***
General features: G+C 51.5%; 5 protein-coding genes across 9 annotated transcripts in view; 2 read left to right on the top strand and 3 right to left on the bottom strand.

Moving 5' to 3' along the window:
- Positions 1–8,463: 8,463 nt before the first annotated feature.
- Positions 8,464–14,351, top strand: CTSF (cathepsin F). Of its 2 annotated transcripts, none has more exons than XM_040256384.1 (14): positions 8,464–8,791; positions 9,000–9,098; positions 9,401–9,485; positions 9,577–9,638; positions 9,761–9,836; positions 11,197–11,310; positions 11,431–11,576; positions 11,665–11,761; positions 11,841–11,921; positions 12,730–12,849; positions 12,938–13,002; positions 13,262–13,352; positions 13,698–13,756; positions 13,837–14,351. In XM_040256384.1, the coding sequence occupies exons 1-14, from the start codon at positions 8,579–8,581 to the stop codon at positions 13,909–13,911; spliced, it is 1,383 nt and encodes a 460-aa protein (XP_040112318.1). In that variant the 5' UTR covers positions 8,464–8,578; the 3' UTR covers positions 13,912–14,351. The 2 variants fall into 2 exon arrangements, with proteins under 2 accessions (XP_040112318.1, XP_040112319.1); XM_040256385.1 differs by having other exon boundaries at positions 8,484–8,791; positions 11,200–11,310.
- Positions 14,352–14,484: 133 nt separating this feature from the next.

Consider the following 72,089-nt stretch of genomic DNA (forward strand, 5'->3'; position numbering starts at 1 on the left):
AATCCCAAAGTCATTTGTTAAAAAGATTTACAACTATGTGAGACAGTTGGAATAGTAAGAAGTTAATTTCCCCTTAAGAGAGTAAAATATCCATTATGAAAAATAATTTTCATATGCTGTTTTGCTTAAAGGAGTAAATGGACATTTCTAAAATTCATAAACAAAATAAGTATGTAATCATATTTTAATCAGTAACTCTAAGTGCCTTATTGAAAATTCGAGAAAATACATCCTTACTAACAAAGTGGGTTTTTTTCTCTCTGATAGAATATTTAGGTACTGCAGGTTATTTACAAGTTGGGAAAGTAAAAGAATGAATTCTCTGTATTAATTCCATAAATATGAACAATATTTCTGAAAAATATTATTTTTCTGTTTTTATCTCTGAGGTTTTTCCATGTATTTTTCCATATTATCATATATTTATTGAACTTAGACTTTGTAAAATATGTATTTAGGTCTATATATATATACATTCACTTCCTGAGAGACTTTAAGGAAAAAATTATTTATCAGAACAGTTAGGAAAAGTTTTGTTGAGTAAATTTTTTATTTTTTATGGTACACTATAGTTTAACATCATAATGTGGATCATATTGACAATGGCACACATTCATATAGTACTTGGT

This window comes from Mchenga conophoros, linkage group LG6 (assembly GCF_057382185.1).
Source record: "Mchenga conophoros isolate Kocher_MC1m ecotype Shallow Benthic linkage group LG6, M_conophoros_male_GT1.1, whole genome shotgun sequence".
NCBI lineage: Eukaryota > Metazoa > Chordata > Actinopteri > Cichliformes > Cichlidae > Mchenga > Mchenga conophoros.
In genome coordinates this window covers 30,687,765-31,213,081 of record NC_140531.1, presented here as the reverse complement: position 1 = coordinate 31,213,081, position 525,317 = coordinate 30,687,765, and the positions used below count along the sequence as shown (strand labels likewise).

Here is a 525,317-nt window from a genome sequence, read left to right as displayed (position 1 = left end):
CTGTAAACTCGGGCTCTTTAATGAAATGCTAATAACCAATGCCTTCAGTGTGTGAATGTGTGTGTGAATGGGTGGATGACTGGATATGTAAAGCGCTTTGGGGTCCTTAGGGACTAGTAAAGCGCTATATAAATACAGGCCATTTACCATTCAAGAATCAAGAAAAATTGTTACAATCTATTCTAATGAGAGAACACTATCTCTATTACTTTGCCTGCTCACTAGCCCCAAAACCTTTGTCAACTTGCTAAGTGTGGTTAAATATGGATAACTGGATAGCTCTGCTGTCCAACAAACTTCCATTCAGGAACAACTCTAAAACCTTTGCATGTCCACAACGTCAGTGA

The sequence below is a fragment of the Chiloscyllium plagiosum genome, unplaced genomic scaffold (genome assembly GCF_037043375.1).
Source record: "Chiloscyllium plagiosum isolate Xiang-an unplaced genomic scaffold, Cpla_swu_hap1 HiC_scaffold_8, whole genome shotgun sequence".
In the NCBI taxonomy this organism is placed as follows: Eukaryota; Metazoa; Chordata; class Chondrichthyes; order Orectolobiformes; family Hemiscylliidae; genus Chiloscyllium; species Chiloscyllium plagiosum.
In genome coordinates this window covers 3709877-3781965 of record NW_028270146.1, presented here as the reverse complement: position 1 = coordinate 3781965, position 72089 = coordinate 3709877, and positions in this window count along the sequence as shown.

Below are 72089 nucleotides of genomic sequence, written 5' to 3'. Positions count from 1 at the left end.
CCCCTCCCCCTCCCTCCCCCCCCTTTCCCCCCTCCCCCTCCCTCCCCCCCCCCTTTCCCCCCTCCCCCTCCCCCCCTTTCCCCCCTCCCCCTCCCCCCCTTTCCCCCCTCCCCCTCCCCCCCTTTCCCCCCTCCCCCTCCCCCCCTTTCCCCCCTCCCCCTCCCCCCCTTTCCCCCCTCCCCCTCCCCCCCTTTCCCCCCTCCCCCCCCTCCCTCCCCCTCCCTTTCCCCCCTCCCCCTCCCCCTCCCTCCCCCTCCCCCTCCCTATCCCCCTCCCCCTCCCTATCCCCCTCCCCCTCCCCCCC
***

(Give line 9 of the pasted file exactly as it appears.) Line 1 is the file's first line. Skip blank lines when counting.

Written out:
Source record: "Mchenga conophoros isolate Kocher_MC1m ecotype Shallow Benthic linkage group LG6, M_conophoros_male_GT1.1, whole genome shotgun sequence".